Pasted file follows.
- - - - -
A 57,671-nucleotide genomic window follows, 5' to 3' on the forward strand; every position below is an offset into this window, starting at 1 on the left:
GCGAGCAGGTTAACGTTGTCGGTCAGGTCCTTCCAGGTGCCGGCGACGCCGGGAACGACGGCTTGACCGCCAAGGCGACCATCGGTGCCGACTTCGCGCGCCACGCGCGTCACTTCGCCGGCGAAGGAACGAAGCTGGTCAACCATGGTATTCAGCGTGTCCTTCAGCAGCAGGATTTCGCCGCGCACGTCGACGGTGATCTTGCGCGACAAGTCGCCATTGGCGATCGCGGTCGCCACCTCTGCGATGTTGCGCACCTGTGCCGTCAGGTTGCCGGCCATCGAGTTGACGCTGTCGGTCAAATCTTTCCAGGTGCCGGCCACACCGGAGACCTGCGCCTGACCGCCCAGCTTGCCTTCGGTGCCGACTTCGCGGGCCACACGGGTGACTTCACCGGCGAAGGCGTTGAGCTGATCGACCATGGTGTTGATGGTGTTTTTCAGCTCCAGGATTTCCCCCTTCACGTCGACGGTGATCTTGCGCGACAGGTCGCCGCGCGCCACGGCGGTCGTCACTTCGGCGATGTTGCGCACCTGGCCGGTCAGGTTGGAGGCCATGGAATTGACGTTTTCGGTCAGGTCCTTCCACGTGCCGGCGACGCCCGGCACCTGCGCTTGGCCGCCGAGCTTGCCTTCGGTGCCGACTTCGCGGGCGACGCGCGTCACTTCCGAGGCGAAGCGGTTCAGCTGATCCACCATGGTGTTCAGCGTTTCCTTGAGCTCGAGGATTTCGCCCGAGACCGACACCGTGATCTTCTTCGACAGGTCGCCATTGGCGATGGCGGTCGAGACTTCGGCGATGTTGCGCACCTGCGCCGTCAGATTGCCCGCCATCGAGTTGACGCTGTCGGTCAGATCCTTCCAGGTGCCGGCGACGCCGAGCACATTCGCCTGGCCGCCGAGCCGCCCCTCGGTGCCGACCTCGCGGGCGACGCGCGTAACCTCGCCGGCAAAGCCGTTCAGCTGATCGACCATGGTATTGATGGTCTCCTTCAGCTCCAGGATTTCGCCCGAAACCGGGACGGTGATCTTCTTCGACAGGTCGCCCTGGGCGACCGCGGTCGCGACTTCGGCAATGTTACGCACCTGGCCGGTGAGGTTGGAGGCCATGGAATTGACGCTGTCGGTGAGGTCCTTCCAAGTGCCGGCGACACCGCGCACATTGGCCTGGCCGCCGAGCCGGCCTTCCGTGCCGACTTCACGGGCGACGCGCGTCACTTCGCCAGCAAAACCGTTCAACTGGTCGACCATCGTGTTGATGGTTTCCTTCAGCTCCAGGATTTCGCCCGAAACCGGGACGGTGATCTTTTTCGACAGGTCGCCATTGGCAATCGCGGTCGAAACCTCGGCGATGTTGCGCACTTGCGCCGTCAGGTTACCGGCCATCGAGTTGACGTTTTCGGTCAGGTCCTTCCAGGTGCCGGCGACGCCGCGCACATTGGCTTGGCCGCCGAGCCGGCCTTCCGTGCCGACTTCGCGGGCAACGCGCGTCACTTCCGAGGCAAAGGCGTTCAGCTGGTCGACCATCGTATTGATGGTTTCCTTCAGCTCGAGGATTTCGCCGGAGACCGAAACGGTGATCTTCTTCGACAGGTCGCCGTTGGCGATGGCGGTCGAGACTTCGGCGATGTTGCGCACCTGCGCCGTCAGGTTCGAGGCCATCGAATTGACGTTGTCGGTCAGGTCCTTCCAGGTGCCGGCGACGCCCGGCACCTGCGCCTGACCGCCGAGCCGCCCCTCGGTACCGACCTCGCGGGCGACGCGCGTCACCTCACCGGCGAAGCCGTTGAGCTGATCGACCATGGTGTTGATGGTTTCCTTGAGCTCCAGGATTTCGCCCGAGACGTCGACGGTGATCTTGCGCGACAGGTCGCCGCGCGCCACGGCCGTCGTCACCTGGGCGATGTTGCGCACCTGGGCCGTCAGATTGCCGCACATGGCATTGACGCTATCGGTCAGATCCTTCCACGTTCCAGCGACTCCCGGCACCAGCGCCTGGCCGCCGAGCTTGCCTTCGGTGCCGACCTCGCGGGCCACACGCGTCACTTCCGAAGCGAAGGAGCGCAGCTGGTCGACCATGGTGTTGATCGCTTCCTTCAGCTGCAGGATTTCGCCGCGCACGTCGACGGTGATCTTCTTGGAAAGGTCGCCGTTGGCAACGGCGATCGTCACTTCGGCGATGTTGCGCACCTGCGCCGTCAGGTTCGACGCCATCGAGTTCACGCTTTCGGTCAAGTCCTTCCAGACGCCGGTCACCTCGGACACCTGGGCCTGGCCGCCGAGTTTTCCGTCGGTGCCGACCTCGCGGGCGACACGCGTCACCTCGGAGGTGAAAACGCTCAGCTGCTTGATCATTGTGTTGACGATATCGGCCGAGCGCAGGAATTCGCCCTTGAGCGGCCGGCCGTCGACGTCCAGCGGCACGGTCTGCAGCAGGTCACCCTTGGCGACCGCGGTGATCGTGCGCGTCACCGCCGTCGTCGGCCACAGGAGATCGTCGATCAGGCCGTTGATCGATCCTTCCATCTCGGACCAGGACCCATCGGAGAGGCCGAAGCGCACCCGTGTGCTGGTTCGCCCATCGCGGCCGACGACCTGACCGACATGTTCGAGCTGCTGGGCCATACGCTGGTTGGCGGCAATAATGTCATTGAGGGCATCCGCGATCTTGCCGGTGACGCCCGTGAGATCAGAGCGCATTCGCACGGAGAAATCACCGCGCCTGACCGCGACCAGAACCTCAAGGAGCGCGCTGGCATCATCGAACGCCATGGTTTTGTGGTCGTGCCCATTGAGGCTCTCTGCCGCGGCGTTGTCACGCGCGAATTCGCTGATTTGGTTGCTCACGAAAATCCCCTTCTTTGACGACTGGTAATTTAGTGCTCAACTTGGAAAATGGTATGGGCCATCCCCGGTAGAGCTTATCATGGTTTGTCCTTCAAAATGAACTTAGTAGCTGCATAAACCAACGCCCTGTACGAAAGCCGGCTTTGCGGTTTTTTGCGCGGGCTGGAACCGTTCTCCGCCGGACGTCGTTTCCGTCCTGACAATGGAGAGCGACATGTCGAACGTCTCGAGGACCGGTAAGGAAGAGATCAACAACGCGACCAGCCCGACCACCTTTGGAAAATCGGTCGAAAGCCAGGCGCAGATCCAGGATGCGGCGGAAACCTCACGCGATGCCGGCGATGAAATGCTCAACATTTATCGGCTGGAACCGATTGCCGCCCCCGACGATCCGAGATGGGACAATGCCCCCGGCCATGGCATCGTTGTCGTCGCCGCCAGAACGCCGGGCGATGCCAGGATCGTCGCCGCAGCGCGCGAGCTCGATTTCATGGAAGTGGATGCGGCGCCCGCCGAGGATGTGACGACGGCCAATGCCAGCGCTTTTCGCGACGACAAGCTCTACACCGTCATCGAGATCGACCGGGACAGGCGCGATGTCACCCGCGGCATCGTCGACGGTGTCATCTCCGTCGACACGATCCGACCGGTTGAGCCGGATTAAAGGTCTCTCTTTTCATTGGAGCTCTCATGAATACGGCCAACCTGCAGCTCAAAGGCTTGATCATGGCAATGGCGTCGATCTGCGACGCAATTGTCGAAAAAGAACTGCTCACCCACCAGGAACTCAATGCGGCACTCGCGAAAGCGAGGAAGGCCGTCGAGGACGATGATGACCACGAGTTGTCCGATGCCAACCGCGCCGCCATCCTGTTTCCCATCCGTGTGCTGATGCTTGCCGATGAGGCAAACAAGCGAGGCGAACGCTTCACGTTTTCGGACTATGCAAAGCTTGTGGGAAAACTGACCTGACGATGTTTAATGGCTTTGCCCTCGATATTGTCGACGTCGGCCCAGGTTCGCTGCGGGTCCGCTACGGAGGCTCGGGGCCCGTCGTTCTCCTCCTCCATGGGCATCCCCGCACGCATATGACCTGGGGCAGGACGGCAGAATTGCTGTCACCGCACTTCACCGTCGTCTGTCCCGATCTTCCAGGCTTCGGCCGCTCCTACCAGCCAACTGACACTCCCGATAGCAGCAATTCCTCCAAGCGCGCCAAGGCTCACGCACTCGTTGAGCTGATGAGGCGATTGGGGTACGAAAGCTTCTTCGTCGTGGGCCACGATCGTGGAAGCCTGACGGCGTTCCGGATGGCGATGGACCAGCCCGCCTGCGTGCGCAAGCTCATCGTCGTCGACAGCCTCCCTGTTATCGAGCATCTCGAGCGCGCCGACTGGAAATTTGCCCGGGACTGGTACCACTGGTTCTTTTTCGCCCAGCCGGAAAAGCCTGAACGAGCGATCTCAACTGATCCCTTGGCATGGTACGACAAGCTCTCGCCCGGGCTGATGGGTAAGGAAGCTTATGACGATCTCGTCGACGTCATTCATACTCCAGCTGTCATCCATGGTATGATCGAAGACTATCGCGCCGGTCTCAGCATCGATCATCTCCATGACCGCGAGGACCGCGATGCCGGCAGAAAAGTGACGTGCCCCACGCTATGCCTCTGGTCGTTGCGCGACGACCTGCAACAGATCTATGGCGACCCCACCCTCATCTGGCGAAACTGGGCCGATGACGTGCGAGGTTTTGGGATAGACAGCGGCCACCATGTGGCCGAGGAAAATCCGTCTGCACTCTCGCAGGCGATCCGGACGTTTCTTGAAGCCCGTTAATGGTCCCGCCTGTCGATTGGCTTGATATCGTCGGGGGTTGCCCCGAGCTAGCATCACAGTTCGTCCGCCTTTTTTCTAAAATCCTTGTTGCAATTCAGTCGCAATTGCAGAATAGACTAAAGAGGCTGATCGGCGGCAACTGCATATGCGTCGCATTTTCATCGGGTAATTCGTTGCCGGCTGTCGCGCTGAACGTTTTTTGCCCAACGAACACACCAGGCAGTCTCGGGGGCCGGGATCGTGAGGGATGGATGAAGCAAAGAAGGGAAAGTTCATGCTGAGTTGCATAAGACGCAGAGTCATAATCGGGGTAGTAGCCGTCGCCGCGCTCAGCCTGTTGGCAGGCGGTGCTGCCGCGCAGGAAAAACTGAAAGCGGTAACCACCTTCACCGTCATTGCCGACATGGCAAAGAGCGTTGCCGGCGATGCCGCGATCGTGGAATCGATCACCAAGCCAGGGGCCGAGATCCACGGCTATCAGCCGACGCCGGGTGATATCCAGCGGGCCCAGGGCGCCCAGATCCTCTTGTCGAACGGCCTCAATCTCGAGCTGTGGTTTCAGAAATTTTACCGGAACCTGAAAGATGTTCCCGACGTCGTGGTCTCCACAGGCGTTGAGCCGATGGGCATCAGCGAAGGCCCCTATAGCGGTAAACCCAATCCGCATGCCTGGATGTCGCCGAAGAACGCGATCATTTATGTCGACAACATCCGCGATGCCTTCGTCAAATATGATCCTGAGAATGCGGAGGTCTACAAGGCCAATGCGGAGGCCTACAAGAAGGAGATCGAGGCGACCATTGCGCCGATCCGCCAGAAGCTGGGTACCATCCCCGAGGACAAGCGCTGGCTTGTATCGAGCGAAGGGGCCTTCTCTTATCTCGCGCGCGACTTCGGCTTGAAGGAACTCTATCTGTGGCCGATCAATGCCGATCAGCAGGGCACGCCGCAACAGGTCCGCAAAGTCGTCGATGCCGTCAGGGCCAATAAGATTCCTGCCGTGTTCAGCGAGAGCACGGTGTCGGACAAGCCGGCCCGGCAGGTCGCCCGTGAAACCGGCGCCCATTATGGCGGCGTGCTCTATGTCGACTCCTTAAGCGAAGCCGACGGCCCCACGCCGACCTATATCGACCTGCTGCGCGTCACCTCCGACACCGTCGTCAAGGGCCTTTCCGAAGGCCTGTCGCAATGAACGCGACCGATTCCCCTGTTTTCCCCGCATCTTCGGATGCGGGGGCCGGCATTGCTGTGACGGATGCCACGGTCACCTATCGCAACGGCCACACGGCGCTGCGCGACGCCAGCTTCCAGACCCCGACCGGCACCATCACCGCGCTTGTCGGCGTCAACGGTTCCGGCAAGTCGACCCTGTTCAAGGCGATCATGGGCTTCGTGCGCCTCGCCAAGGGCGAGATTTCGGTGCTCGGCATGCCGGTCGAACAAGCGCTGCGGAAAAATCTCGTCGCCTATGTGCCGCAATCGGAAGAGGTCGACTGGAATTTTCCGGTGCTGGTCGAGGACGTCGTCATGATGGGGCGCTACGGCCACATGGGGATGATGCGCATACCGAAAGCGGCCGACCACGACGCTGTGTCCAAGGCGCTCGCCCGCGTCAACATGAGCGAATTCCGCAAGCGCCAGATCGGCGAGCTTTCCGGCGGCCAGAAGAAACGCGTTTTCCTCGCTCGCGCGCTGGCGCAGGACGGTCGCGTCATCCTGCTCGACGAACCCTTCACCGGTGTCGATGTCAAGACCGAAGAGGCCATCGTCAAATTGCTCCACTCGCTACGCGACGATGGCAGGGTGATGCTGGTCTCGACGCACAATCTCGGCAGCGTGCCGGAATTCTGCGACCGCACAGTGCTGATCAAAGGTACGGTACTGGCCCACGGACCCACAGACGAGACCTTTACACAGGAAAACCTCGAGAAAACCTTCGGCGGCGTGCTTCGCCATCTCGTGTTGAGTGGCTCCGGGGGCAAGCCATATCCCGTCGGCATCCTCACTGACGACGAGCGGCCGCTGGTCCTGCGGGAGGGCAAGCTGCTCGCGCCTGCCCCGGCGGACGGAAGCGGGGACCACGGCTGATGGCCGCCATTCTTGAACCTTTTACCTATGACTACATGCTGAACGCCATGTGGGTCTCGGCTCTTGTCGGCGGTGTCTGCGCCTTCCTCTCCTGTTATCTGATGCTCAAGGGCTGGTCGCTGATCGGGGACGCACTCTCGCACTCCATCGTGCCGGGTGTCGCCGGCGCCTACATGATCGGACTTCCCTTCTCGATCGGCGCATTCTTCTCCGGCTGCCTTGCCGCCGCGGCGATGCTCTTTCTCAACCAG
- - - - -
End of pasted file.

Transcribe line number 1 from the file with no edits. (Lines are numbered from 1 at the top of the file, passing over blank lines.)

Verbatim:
A 57,671-nucleotide genomic window follows, 5' to 3' on the forward strand; every position below is an offset into this window, starting at 1 on the left: